The Astronaut Farmer: A Tough Row to Hoe

The Astronaut Farmer: A Tough Row to Hoe
Charles Farmer (Billy Bob Thornton) takes aim at space in Warner Bros. Pictures The Astronaut Farmer. (Image credit: Warner Bros./Richard Foreman.)

OK, don't make a mistake: this isn'treally a movie about space. "The Astronaut Farmer" is thequintessential American Story.  That's right; it's the classic, archetypical,consummate, perfected American myth, served up in packaging so homespun, you'llwonder that the actors aren't dressed in quilts.

When it comes to this movie's theme,you already know the drill, because during your childhood, Hollywood sauteedyour tender brain with the potboiler genre known as the Western. And what wasthe icon of the Western? A rugged individual, hard as toolsteel on the outside, and soft as warm Jell-O within; a slouch-hatted pioneer who faced off against the dangerous peoplesand broken topography west of the Missouri.A lone man who would ride into town, solve everyone'sproblems, and then ride out of town, preferably at sunset.

It's the American myth, the HoratioAlger genotype: you can be whatever you want to be, if you just apply yourself.And you can do it without - and sometimes in spite of - the government. [IMAGES:View scenes from the film.]

So as the music fades up on thisfilm, we see Bill Farmer riding into town, a hero who wants to trade thewestern frontier for the final frontier. Farmer (who, despite the suggestivename, is actually a rancher) has a deep, philosophical affection for space. Heeven made it as far as NASA'sastronaut program, but washed out because he preferred attending to his familyover attending rocket-jockey school.

But now the kids are older, andFarmer still wants to take a spin around the planet. So rather than going theeasy and fashionable route - namely, paying the Russians $20 million andhitching a ride to the InternationalSpace Station - Farmer aims to become a freelance astronaut. He figures hecan single-handedly accomplish in a year or two what it took tens of thousandsof NASA engineers a decade to pull off. That's right: he's going to weldup a rocket in the backyard barn, strap himself in, pull the g's, and haulhimself (and ten thousand parts) into orbit [image].After a lap or two around the globe, he'll fire the retro's, parachute back to his Texas ranch in a padded capsule, kiss thekids, and live contentedly ever after. Have a nice day.

Now anyone who has any idea of thecomplexity of a modern rocket will find this premise risible. You might as wellposit that a Navy pilot who's washed out of "Top Gun" class will bolt togetheran F-14 Tomcat in his garage, and fly it to the nearest carrier.

But feasibility isn't what this isabout. The film is a nod to the growing clout of commercial space companies -efforts like BurtRutan's Scaled Composites, Peter Diamandis'X-Prize, and JeffBezos' Blue Origin. Yesterday, if you wanted aride into space, you had only one type of vendor: the national space agencies.Tomorrow willbe different.

The desirability of privatizing thelaunch industry is often described with the chestnut that "if aviation hadremained in the hands of government, a flight from New York to San Franciscowould cost $500 million, and refueling and retooling the plane for the flightback would take three weeks." Of course, this sarcastic metaphor ignoresfundamental differences between aviation and spaceflight, but it appeals to theAmerican psyche because it's consonant with The Myth. "Leave it to a bigorganization, and you'll get glacial progress at immense cost."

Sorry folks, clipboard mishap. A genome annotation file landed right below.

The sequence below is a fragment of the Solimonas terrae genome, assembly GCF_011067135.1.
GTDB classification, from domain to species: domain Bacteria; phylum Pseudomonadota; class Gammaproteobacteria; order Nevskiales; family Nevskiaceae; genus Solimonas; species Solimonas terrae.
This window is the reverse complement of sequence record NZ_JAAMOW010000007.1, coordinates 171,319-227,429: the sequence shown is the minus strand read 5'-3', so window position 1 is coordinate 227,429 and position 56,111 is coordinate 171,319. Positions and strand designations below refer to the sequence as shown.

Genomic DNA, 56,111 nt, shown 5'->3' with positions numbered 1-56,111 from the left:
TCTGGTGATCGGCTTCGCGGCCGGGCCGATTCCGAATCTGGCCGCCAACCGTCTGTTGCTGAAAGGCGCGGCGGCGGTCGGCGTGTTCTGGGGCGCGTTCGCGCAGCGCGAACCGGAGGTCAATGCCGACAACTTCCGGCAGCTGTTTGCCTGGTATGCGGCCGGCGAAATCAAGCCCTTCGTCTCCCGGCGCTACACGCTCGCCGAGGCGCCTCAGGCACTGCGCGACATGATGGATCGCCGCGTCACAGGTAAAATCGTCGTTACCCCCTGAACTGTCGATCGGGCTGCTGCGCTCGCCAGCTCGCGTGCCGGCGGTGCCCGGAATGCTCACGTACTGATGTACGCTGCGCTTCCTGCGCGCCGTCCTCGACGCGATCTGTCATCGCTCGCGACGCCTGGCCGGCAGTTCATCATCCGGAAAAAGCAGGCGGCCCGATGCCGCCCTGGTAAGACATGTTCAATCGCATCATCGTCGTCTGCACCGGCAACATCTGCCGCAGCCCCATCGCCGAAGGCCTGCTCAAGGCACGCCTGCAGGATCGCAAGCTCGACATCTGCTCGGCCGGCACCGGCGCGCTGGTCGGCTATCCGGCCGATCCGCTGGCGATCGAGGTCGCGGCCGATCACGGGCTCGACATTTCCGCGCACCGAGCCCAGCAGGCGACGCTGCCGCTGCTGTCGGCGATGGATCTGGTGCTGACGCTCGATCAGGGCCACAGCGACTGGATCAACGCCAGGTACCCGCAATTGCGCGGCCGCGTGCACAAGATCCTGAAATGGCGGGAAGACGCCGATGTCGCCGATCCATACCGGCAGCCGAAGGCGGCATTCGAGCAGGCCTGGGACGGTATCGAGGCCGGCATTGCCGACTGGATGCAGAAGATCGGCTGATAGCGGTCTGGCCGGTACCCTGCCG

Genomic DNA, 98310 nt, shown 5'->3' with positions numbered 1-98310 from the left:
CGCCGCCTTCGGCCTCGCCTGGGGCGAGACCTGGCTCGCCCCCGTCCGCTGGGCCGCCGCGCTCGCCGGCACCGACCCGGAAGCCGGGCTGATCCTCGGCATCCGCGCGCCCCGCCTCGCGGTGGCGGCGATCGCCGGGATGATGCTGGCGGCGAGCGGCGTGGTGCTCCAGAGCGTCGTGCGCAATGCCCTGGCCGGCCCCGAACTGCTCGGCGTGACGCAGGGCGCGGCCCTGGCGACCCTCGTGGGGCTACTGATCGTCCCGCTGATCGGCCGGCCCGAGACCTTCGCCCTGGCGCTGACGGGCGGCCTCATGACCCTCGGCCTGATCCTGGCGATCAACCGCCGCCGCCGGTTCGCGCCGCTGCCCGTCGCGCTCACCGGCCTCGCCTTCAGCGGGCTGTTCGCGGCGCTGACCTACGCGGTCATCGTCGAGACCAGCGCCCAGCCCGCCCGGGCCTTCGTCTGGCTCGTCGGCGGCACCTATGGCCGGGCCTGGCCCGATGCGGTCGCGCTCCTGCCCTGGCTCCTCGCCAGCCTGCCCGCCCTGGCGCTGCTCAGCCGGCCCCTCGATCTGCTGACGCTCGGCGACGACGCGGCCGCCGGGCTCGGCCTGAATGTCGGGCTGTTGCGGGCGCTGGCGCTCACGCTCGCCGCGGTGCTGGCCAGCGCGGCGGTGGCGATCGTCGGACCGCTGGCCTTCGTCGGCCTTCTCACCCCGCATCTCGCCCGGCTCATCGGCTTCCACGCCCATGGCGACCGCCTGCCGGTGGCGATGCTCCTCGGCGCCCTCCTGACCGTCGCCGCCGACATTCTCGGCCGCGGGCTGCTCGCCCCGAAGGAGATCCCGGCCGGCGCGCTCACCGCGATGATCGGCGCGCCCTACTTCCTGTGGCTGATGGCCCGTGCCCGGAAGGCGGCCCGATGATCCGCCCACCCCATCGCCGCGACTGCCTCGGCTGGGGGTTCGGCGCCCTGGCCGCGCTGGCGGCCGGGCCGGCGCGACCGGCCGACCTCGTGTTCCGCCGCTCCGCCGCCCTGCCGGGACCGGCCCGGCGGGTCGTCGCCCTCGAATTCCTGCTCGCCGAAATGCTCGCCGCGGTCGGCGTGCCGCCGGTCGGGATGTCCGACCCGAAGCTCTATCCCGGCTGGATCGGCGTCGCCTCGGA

Needless to relate, it's simply nottrue that the lone-wolf entrepreneur can inevitably beat the bureaucracy,although there are plenty of encouraging examples. Consider FedEx versus thePostal Service. Or Craig Venter's race against the U.S.Government to sequence the human genome. We like our slouch-hatted, iconoclastic heroes, even if their experience isatypical.

But of course, it isatypical. In most cases, it's "the organization" that gets things done.American individualism - steeped in can-do spirit and basted in Yankeeingenuity - sure sounds nice.  But America's top-drawer inventor,Thomas Edison, had 1,093 successful patents during his lifetime. IBM had morethan three times that number just last year.

"TheAstronaut Farmer"portrays Americathe way the country likes to think of itself. And while you might whine thatthis is delusional, it does have its up side. America will often take on projectsthat seem impractical or even quixotic, simply because of its inheritedfrontier culture. Is there some reason that nearly every SETI experimentnow running in the world (with one exception) is in the United States?Is it because other countries don't have the telescopes? Don't have the moneyor the expertise? The answers to these questions are all "no". Then why isthis true? 

Perhaps it's for the same reasonthat "The Astronaut Farmer" could only have been made in America.

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Seth Shostak
Senior Astronomer, SETI Institute

Seth Shostak is an astronomer at the SETI (Search for Extraterrestrial Intelligence) Institute in Mountain View, California, who places a high priority on communicating science to the public. In addition to his many academic papers, Seth has published hundreds of popular science articles, and not just for; he makes regular contributions to NBC News MACH, for example. Seth has also co-authored a college textbook on astrobiology and written three popular science books on SETI, including "Confessions of an Alien Hunter" (National Geographic, 2009). In addition, Seth ahosts the SETI Institute's weekly radio show, "Big Picture Science."